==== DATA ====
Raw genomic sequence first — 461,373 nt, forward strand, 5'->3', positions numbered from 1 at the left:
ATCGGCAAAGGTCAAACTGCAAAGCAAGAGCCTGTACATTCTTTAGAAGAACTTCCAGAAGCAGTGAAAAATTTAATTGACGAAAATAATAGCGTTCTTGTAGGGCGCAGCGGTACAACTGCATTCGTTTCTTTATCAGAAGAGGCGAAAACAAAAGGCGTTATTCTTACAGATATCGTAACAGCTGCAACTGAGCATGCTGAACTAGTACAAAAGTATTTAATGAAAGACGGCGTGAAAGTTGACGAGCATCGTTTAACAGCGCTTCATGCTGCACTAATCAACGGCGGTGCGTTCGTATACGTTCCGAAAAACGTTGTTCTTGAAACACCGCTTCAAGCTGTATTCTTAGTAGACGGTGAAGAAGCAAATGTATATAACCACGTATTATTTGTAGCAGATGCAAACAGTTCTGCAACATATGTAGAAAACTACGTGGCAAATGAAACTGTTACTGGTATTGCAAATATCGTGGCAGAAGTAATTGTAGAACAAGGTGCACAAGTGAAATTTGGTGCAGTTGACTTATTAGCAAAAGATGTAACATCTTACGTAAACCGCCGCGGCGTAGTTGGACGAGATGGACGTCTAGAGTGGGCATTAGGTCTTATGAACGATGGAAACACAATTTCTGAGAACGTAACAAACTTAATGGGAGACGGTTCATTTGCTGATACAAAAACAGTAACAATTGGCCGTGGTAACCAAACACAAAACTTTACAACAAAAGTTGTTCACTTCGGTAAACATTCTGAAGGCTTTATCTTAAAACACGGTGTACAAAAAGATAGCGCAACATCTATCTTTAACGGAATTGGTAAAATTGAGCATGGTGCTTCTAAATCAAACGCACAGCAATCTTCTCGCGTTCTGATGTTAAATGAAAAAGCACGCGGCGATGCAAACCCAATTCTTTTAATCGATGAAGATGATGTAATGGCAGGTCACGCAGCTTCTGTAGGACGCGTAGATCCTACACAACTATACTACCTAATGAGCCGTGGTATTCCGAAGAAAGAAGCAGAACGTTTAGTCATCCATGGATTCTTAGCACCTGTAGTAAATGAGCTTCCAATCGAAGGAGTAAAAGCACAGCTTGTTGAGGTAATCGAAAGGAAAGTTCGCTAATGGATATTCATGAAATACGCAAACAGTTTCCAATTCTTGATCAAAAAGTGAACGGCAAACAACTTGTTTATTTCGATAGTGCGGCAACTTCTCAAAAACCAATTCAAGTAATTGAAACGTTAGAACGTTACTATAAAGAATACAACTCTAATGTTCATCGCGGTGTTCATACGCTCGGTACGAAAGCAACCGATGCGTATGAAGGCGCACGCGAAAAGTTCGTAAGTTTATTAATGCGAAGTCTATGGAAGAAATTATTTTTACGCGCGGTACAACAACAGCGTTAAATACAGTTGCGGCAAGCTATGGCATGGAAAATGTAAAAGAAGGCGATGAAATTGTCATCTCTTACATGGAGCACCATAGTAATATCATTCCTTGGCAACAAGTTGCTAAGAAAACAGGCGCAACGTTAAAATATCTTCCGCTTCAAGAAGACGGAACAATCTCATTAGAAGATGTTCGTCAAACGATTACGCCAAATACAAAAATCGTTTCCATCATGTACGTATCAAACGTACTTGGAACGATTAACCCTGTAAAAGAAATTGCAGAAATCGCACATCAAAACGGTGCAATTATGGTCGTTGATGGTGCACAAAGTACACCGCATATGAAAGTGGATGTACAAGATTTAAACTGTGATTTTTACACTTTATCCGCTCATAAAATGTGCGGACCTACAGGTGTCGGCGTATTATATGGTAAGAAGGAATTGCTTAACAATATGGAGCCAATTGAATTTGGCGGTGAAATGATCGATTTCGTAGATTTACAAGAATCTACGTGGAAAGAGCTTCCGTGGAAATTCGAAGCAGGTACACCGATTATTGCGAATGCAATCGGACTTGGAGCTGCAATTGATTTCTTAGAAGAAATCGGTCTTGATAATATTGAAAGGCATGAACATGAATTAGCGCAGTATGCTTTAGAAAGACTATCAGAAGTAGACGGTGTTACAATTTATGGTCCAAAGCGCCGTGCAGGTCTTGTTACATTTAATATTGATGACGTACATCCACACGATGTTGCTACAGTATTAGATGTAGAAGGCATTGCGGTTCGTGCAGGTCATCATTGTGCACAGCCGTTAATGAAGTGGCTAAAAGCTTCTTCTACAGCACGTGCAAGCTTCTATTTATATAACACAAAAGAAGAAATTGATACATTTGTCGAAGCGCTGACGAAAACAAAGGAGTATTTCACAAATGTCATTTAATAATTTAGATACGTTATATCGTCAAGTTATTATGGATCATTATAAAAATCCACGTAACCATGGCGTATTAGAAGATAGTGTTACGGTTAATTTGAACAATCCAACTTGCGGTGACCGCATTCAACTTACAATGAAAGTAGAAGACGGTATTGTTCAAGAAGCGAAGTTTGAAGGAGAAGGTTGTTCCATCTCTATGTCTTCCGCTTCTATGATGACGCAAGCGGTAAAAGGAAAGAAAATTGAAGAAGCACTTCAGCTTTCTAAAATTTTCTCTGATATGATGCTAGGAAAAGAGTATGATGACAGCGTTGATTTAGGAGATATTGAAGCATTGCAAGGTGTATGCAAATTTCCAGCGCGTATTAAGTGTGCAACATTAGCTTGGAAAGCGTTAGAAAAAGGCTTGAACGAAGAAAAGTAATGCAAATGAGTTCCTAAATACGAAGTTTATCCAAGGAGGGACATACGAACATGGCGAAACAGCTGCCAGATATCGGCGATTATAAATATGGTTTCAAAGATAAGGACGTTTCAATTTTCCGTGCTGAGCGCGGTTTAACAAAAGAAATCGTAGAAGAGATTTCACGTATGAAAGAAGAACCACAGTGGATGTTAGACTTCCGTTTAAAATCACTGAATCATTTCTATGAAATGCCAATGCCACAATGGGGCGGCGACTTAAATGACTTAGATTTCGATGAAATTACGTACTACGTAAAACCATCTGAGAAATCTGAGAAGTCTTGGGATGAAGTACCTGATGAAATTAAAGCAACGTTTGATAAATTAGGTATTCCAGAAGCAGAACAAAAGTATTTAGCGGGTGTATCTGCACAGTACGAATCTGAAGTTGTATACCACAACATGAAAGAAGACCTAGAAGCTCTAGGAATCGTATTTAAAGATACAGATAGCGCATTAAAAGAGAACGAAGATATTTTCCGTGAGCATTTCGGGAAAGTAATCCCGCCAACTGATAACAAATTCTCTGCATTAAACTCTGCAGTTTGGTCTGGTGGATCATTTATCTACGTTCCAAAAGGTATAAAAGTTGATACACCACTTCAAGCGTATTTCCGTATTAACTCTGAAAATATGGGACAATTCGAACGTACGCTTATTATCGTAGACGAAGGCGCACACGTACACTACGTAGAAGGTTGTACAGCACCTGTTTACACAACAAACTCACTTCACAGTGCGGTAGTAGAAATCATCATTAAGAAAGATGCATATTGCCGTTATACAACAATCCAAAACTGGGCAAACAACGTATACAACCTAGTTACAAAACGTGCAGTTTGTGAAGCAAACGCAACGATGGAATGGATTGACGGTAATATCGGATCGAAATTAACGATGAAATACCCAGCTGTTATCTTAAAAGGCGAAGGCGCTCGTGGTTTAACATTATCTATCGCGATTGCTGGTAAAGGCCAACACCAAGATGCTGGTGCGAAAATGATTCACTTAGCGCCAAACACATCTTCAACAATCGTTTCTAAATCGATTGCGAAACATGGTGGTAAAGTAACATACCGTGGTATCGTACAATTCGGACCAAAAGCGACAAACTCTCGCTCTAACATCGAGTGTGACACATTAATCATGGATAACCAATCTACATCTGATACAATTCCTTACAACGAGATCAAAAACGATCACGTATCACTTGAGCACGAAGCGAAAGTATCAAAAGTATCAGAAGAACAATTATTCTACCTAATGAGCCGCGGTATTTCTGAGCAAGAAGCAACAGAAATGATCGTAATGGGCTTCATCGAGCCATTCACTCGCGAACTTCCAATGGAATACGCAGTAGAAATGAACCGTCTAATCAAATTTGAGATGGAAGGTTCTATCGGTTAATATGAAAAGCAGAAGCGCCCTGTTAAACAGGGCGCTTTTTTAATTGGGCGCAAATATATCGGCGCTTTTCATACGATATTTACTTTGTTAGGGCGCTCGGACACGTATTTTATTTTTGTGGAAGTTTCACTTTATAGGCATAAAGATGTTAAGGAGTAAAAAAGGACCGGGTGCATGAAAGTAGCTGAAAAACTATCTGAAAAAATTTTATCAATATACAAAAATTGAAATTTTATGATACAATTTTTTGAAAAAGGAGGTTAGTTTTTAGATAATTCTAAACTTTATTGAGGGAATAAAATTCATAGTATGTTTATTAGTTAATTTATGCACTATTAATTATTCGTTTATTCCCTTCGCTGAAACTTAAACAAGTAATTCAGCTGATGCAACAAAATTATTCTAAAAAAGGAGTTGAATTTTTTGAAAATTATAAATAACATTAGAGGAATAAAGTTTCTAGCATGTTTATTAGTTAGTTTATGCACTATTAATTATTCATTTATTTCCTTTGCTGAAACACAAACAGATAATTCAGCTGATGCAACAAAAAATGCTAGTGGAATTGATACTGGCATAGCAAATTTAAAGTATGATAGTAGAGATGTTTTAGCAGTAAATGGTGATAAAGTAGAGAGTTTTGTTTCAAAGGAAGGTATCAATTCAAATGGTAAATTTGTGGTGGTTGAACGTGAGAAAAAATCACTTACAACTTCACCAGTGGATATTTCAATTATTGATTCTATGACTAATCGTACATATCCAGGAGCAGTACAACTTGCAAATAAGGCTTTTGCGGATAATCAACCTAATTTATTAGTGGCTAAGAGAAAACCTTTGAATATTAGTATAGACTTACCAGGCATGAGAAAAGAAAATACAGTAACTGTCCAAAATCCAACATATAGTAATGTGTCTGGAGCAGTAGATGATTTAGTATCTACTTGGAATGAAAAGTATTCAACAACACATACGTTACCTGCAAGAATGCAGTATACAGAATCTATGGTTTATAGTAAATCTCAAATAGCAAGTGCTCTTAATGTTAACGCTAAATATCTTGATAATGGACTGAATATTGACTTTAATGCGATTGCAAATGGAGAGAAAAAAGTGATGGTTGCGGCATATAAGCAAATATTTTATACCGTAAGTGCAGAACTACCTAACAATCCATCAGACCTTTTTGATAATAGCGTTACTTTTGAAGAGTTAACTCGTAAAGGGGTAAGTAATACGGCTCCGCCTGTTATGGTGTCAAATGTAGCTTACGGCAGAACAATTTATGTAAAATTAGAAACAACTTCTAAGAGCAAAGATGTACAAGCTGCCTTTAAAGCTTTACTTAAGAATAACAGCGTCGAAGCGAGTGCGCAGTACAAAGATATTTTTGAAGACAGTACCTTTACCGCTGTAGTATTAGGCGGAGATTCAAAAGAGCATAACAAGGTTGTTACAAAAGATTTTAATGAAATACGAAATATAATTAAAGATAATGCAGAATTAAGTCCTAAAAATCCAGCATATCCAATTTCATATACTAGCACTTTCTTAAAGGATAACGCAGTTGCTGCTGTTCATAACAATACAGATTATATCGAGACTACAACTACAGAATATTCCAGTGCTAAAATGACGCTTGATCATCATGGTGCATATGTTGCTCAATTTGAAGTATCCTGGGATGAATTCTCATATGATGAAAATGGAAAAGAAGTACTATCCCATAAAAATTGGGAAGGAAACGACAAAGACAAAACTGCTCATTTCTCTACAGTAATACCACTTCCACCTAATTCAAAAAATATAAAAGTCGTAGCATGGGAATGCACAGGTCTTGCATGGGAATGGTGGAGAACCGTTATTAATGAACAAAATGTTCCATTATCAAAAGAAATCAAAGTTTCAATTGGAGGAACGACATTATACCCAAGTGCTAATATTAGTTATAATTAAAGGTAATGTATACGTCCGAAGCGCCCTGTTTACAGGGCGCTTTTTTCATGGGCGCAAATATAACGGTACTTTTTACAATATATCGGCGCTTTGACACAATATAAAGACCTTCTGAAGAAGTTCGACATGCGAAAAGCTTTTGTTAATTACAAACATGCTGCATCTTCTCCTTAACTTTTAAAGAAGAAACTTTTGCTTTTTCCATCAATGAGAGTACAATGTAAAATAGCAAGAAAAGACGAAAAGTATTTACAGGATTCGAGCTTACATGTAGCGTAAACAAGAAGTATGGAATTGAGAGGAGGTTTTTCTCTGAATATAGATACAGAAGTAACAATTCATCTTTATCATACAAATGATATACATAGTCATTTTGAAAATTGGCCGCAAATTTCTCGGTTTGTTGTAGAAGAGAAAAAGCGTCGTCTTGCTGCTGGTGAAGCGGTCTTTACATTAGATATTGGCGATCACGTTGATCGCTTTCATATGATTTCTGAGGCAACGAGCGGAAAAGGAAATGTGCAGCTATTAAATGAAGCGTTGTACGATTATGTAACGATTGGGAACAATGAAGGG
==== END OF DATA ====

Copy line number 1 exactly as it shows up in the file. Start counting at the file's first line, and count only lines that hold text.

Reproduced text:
Raw genomic sequence first — 461,373 nt, forward strand, 5'->3', positions numbered from 1 at the left: